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4 slick tax scams to watch out for this year

Newest scam sends you a fraudulent refund
Posted: 12:58 PM, Feb 20, 2018
Updated: 2018-02-20 20:12:35Z

Tax-filing fraud could hit an all-time high in 2018, as a result of last year's Equifax data breach.  

Millions of names, addresses and Social Security numbers may be compromised, and an identity thief armed with your personal information can file a tax return in your name and collect a refund (more on this below).

But even if your identity wasn't stolen, you could still fall victim to some very slick scams. The IRS is warning about some of the top tax scams to watch out for this filing season.

Top tax season scams in 2018 include:

Email from the IRS: This is a scam dating back more than a decade. There are many different versions: it may say, "Click here to see your refund," or, "Click here to see a problem with your return."

But the IRS does not email taxpayers about problems, or the status of your refund. You can look your refund up, but they won't email you about it. Almost any email purporting to come from the IRS is a phishing scam, to get you to give personal information. Don't respond.

Threatening phone calls from the IRS: This is the 5-year-old IRS phone scam, where a caller claims you owe taxes, and will be arrested within hours if you fail to pay. Hang up on these callers. And remind your older relatives.

Refund return scam:  The IRS has just issued an alert about this new scam for 2018. It's a bit confusing, but it can cost you $3,000 or more if you fall or it.

What happens is that scammers file a tax return in your name, with data stolen from the Equifax breach or elsewhere. They then have a fraudulent refund deposited into your actual bank account.

They then call or email you posing as an IRS agent, saying the refund was an error (this will throw you off, as it actually was an error).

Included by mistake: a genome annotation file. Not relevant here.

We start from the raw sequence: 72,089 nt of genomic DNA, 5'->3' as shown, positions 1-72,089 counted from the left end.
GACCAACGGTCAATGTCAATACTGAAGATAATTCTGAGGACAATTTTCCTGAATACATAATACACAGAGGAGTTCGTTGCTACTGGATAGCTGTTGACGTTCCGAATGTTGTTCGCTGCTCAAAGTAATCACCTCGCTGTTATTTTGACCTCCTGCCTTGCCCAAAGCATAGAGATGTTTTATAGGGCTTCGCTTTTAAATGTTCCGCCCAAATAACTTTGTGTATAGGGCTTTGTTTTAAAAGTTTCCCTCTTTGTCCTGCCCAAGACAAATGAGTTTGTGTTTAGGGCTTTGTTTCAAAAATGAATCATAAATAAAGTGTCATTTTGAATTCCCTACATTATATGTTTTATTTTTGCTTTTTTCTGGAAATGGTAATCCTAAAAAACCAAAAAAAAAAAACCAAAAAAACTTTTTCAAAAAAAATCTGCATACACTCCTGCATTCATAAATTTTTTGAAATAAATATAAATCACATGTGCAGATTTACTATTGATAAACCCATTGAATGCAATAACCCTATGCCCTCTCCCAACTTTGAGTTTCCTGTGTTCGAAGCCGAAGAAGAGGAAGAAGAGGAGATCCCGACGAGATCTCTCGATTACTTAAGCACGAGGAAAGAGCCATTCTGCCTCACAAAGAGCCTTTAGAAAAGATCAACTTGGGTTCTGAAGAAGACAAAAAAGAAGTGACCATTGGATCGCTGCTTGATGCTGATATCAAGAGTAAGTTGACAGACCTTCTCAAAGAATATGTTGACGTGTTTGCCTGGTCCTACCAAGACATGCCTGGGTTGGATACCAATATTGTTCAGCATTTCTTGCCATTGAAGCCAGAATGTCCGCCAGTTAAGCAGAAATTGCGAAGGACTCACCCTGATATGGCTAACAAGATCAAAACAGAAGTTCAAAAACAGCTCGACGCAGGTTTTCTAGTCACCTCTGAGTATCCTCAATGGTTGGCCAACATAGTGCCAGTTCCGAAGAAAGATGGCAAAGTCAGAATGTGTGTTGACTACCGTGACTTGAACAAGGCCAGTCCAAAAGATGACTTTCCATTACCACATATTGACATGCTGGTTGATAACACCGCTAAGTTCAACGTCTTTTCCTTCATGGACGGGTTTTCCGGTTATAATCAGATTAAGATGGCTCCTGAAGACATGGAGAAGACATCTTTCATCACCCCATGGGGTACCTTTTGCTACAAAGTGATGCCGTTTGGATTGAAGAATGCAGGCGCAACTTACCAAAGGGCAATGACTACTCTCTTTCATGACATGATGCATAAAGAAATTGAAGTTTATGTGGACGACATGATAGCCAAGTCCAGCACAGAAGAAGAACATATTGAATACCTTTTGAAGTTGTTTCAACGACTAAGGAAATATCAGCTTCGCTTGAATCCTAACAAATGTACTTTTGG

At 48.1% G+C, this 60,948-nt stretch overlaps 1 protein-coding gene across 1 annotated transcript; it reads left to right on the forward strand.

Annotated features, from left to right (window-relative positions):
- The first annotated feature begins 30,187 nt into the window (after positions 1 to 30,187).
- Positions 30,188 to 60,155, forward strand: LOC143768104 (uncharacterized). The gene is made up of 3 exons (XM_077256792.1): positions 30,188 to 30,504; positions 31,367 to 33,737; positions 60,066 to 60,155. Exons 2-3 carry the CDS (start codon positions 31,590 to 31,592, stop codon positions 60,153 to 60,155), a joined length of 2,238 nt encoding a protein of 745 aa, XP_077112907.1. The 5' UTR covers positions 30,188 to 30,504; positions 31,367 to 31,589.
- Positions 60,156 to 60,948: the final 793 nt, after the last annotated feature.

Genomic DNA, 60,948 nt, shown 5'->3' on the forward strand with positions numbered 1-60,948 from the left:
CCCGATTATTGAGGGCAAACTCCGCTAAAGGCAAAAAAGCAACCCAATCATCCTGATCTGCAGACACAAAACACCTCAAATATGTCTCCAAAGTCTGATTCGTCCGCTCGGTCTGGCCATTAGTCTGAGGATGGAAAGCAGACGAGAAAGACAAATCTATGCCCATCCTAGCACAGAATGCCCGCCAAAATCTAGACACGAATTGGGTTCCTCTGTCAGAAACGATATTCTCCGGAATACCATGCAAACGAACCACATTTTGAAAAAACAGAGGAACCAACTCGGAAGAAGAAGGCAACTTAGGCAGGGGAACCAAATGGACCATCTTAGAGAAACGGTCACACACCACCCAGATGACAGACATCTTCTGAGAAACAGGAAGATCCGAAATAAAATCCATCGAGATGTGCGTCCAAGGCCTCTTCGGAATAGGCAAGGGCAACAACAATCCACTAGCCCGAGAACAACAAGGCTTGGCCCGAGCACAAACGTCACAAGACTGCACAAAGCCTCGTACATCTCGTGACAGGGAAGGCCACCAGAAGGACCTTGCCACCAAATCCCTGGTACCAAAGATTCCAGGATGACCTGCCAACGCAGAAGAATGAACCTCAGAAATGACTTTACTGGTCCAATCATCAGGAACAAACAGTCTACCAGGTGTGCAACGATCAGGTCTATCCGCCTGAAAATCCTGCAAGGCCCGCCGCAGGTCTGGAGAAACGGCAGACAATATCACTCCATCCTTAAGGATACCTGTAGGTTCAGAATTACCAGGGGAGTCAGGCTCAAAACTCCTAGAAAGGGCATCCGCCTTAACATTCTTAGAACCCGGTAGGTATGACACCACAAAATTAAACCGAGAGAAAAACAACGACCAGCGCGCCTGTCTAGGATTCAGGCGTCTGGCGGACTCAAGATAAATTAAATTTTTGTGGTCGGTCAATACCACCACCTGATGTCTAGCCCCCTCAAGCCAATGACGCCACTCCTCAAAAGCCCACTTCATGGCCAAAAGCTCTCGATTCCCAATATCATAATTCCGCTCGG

They threaten you with criminal fraud charges if you don't return the refund, telling you to wire transfer that $3,000 or so back to the "IRS." But you have sent it to the scammer, and when the IRS finds you were sent a fake refund, you may have to return that.

The key to remember here is that the IRS will not call or email you with any sort of threat.

TurboTax phishing scams

TurboTax says scammers are again sending emails to customers claiming there has been some problem with your return, and that you need to recover your account.

Another version claims your W2 or tax refund is ready for you to see. The emails ask you to log in.

But these are phishing scams to get you to divulge personal information.

Never log in if you can't be sure the email really came from TuboTax.

How did they know you were a TurboTax customer? They don't: they were just fishing for customers, knowing that this is the #1 tax prep program in the U.S. 

If you want to check the status of your refund, go to www.irs.gov, and look for the "Where's my refund" section. It's that easy.

Be suspicious of any email that appears to come from the IRS, so you don't waste your money.

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